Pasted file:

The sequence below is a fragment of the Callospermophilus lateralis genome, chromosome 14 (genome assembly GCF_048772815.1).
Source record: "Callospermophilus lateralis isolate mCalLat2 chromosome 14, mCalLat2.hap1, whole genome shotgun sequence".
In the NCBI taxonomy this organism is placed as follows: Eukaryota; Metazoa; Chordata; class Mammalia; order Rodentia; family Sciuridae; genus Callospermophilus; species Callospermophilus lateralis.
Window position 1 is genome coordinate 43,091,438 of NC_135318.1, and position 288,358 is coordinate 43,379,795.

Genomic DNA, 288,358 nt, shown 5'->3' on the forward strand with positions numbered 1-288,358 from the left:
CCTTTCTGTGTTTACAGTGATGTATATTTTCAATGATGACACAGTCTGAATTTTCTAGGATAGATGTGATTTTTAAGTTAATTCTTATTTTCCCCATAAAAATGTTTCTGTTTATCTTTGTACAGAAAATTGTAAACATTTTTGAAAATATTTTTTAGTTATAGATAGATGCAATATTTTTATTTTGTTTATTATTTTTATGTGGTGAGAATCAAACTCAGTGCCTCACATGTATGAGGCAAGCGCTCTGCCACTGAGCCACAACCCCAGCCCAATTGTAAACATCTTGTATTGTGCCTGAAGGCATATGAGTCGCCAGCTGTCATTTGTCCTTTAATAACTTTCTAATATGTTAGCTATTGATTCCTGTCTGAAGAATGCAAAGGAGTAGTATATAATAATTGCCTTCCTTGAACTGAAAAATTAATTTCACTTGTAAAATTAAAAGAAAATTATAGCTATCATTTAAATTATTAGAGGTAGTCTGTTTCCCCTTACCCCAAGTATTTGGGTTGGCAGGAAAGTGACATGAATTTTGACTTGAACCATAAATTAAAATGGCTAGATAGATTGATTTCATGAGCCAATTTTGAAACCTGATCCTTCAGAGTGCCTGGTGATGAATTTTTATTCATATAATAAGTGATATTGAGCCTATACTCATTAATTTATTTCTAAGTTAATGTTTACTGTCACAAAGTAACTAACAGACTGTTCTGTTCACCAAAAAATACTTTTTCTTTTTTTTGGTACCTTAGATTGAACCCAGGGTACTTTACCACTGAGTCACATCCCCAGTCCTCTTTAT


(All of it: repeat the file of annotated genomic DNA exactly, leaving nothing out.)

The sequence below is a fragment of the Callospermophilus lateralis genome, chromosome 14 (genome assembly GCF_048772815.1).
Source record: "Callospermophilus lateralis isolate mCalLat2 chromosome 14, mCalLat2.hap1, whole genome shotgun sequence".
In the NCBI taxonomy this organism is placed as follows: Eukaryota; Metazoa; Chordata; class Mammalia; order Rodentia; family Sciuridae; genus Callospermophilus; species Callospermophilus lateralis.
Window position 1 is genome coordinate 43,091,438 of NC_135318.1, and position 288,358 is coordinate 43,379,795.

Genomic DNA, 288,358 nt, shown 5'->3' on the forward strand with positions numbered 1-288,358 from the left:
CCTTTCTGTGTTTACAGTGATGTATATTTTCAATGATGACACAGTCTGAATTTTCTAGGATAGATGTGATTTTTAAGTTAATTCTTATTTTCCCCATAAAAATGTTTCTGTTTATCTTTGTACAGAAAATTGTAAACATTTTTGAAAATATTTTTTAGTTATAGATAGATGCAATATTTTTATTTTGTTTATTATTTTTATGTGGTGAGAATCAAACTCAGTGCCTCACATGTATGAGGCAAGCGCTCTGCCACTGAGCCACAACCCCAGCCCAATTGTAAACATCTTGTATTGTGCCTGAAGGCATATGAGTCGCCAGCTGTCATTTGTCCTTTAATAACTTTCTAATATGTTAGCTATTGATTCCTGTCTGAAGAATGCAAAGGAGTAGTATATAATAATTGCCTTCCTTGAACTGAAAAATTAATTTCACTTGTAAAATTAAAAGAAAATTATAGCTATCATTTAAATTATTAGAGGTAGTCTGTTTCCCCTTACCCCAAGTATTTGGGTTGGCAGGAAAGTGACATGAATTTTGACTTGAACCATAAATTAAAATGGCTAGATAGATTGATTTCATGAGCCAATTTTGAAACCTGATCCTTCAGAGTGCCTGGTGATGAATTTTTATTCATATAATAAGTGATATTGAGCCTATACTCATTAATTTATTTCTAAGTTAATGTTTACTGTCACAAAGTAACTAACAGACTGTTCTGTTCACCAAAAAATACTTTTTCTTTTTTTTGGTACCTTAGATTGAACCCAGGGTACTTTACCACTGAGTCACATCCCCAGTCCTCTTTAT